Houston, Winter 1999:
Mikhail Khodorkovskii had shaved off his trademark black moustache. Still only thirty-six, he suddenly looked more like the elder statesman of business than the young entrepreneur who founded “Menatep” only a decade ago.
“Where will the next wave of entrepreneurs come from?” I asked him. “Most of my generation of entrepreneurs have now left Russia, “he replied,” some after their first ten million, some after their first hundred million. Their entrepreneurial skills were lost to the country, and they have not been replaced. Then we had a ‘dark decade’ in which young people did not complete their education, but went into private business instead, to make money fast. Consequently, they never got the right training, and when everything collapsed last August, they were unprepared and helpless.”
“But now there's a new crop of kids,” Khodorkovsky went on, “who have been educated in the West and are coming back to Russia. They have business training, but they're still lacking the toughening experience (zakalka) of actually working in Russia, plus the connections and networks. It will be another five years before they really get going. When they do they will be better than we were.”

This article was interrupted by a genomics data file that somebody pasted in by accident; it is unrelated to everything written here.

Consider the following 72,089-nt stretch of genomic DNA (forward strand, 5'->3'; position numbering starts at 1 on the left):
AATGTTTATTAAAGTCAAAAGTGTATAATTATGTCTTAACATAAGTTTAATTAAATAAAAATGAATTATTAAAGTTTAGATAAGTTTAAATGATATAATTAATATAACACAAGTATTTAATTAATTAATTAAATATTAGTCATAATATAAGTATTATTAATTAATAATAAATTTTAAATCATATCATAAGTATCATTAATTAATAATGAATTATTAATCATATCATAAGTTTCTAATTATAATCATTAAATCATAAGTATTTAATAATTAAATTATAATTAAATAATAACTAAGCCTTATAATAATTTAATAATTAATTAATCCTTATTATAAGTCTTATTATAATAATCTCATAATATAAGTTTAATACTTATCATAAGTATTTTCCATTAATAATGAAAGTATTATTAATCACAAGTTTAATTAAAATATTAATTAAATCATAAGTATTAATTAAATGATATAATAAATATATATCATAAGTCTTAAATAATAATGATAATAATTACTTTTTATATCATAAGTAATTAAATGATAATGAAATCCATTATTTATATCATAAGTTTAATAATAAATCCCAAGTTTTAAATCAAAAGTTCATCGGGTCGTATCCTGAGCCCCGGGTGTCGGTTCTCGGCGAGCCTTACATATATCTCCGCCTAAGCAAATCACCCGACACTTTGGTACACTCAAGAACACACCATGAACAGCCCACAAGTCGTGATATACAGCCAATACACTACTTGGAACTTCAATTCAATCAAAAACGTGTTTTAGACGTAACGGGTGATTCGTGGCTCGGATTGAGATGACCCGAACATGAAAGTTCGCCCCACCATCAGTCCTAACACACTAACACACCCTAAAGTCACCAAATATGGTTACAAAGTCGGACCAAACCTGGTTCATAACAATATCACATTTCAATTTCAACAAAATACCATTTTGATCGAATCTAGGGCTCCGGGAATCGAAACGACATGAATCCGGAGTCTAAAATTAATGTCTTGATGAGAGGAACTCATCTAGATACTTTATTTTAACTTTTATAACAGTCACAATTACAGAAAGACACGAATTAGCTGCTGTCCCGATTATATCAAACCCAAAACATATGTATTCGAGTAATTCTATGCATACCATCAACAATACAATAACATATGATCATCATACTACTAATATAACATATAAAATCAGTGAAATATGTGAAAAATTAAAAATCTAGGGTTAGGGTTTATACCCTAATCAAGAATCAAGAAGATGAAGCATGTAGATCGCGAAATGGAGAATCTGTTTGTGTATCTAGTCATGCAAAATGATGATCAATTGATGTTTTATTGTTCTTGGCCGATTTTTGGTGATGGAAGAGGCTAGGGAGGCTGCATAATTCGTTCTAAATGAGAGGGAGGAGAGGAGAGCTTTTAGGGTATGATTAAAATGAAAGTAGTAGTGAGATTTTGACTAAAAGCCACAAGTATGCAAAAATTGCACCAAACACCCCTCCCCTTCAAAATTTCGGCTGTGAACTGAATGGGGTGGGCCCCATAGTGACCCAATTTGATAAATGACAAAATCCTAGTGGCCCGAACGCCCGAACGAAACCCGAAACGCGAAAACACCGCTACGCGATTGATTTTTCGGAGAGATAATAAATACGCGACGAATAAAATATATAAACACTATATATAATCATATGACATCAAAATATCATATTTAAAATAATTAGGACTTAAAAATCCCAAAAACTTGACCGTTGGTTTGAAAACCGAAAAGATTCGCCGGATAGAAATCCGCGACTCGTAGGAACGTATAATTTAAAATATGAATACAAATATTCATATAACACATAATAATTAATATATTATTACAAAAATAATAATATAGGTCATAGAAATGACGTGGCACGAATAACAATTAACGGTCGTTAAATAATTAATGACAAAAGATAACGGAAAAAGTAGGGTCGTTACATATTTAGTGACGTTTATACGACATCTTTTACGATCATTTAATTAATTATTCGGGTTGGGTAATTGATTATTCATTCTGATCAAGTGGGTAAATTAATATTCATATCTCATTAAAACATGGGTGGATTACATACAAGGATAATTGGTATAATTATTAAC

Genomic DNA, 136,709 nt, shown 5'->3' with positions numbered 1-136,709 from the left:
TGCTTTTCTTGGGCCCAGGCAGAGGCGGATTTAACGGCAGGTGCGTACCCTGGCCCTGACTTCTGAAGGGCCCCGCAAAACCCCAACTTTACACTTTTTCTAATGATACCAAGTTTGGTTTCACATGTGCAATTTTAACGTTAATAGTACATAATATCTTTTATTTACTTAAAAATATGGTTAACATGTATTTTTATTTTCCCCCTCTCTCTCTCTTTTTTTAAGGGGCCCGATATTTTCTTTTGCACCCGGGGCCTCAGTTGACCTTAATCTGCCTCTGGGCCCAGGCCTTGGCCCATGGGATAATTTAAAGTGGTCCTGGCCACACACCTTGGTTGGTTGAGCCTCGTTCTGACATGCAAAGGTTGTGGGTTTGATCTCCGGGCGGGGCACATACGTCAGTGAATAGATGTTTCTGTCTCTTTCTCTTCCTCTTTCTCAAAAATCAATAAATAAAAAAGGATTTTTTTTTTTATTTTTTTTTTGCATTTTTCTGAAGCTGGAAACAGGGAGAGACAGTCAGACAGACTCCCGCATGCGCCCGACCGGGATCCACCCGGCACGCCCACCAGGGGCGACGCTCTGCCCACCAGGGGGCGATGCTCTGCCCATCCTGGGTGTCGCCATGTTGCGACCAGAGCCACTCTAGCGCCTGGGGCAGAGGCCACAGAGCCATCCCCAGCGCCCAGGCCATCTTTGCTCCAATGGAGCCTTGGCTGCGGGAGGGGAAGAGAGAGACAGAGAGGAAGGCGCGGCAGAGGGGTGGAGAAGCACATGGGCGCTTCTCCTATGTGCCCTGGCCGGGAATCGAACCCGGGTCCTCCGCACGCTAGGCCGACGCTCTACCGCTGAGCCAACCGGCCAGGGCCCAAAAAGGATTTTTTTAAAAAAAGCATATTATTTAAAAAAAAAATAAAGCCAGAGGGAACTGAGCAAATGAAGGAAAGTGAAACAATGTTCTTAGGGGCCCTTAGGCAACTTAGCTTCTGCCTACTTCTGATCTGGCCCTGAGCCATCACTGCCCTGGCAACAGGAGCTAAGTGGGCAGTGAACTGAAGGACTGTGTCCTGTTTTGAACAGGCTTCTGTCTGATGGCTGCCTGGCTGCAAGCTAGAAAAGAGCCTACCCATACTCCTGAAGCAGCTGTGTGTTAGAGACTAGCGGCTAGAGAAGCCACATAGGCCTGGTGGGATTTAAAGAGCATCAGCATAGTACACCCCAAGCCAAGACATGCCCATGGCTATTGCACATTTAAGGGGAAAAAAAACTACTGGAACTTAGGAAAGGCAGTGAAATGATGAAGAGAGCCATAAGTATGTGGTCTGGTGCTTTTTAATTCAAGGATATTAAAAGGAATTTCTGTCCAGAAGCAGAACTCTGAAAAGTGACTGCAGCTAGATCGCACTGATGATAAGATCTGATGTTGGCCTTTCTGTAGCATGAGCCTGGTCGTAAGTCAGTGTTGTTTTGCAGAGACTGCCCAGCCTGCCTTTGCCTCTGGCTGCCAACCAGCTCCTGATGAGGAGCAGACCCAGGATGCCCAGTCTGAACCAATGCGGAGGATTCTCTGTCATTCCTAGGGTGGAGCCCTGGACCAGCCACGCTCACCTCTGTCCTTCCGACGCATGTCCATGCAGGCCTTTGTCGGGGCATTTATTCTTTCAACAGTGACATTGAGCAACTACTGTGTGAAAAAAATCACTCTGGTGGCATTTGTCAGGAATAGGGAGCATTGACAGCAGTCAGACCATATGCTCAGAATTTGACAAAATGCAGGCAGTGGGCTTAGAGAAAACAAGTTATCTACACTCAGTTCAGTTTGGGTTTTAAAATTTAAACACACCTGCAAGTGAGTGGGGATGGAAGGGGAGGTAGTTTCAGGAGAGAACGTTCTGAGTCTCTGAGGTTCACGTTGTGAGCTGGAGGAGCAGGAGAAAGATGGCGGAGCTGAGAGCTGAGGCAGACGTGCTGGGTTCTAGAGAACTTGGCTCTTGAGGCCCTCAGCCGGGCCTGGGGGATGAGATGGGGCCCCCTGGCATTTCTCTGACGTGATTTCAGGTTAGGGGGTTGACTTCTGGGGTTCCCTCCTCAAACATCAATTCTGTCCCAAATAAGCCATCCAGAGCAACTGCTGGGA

Yuzhno-Sakhalinsk, July 1998:
At the far eastern end of Russia, on the former penal colony of Sakhalin Island, Western oil companies are working with the local government to turn this remote province into a showcase for foreign investment. Galina Pavlova, an energetic former biologist, directs a special department for offshore oil and gas development that reports straight to a supportive governor who is the island's most enthusiastic salesman. Sakhalin is racing ahead while other provinces stand still, looking at Sakhalin, as the Russian phrase goes, “with square eyes.” “They're all fighting among themselves,” says Pavlova. “Here we're all on the same team.”
The island is desperately poor and losing population. Outside Pavlova's office, on the main square where Karl Marx Street meets Communist Avenue, Lenin still points the way, just as he does in most other provincial capitals. But there are signs of change everywhere. As people here say, “there is diamond dust in the air.”